Continuous parameter adaptation

With conventional hatching strategies, the critical down-skin zones are exposed as separate areas. The process parameters in the internal area of the part and in the down-skin area are usually different. This leads to a sharp overhang and thus to increased porosity in the core-to-skin overhang areas. With Genesis 4, there is a continuous reduction of energy input in overheated zones. No sharp transition areas are formed, reducing the risk of porosity in the overhang areas.

Optimal sequence of scan vectors prevents build-up of loose powder

With conventional hatching strategies, it cannot be avoided that scanning starts in loose powder. This leads to poor surface quality and also prevents a support-free part build. However, with Genesis 4, the sequence of the scan vectors is controlled based on the simulation. The optimal sequence of scan vectors results, among other things, to a significant reduction in the undesirable start of a scan vector in loose powder.

Greater cost effectiveness in the process chain

The use of Genesis 4 provides support along the digital process chain of a 3D build-job during the pre-process, in-process and post-process phases. Cost advantages are reported to occur in three dimensions:

  1. A build-job with minimised support structures decreases manufacturing costs
  2. The build time for the build-job decreases
  3. Material consumption decreases. Post-processing costs of a part are reduced.

The aim here is to have to remove fewer support structures, to increase the powder recycling rate and shorten surface treatment time. Another special feature is the easy powder removal through the use of so-called arc supports.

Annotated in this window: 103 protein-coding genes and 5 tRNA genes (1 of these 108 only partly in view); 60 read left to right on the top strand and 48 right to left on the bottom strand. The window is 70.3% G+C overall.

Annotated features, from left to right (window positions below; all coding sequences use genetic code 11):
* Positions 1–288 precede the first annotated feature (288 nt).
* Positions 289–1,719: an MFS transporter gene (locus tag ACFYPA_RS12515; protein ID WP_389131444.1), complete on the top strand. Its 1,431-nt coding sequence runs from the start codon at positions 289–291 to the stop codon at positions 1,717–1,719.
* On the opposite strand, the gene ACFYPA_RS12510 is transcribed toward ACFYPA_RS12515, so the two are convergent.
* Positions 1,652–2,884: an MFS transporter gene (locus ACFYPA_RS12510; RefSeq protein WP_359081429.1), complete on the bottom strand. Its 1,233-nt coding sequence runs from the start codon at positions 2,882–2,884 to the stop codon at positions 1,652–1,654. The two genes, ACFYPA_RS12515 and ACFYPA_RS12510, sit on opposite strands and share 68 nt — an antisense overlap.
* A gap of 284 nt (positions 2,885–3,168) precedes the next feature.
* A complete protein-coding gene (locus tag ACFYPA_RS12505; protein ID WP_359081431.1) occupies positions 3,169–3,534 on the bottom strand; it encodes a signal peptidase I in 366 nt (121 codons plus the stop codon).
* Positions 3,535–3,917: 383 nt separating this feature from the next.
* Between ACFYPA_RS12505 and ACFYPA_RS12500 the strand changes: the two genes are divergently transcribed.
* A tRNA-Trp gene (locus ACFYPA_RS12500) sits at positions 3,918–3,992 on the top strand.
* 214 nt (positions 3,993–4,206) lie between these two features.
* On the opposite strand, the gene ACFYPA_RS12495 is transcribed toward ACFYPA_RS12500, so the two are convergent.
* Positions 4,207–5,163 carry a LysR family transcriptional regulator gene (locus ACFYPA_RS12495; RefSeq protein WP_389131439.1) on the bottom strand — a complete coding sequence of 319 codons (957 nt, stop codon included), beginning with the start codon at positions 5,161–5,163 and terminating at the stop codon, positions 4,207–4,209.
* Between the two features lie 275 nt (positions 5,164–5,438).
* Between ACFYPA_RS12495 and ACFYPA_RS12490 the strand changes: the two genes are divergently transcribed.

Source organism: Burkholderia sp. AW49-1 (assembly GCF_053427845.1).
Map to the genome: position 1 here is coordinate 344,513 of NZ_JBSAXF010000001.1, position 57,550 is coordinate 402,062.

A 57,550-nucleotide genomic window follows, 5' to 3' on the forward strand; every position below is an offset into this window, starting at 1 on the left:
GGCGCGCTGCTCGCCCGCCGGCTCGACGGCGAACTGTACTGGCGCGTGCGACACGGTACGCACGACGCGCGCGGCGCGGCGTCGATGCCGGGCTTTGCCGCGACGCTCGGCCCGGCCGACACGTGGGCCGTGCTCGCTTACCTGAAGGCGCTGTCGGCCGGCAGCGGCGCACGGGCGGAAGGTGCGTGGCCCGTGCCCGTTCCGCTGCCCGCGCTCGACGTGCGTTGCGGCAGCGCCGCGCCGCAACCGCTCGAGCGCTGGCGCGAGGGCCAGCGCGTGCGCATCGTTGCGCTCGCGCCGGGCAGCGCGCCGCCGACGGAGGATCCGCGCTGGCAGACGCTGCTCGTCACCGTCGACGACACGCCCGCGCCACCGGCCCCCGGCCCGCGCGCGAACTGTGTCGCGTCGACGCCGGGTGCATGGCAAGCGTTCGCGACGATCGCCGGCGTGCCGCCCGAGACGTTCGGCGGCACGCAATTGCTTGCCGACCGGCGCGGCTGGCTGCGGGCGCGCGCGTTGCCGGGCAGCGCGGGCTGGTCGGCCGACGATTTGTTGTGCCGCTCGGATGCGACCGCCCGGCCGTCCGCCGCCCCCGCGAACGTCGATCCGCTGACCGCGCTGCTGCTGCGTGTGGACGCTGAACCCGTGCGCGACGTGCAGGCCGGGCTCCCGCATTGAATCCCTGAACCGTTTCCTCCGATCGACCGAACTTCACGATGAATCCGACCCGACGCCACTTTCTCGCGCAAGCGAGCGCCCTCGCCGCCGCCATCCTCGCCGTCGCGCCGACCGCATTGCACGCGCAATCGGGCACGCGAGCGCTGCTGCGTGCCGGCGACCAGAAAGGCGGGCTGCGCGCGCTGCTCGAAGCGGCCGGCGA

Genesis 4 scope of features compared to the previous Genesis 3 version

Genesis 4 offers users many new tools intended to improve process and part quality. The basic functionality – fast thermal simulation – runs even more quickly compared to the previous Genesis 3 version. Thanks to visualisation, this thermal simulation can now be viewed by the user. Another module enables automatic reduction of the energy input in the identified hotspots. This occurs, for example, through reduction of the laser power.

With the help of a new orientation module, optimal orientation can be found for the minimal quantity of support structures or for a decrease in the build time of the part. With the distortion simulation module, a preform part geometry can be calculated in order to achieve maximum geometric accuracy despite distortion. The new functionalities are rounded off by the AI-supported module for analysing process monitoring data. This module enables users to identify and classify defects in printer-specific photographs. The locations of the identified defects are overlaid with the hatching pattern used in order to ensure better analysis of the cause of defects.

Prof Dr- Ing Ploshikhin, Managing Director AMSIS, added, “Genesis 4 was designed to increase the deployment potential of existing AM systems for support-minimising technology. The user not only gets a very capable tool for build-job preparation, but also the opportunity to reduce build time and post-processing costs by significantly reducing material support structures.”

www.amsis.de

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November 22, 2023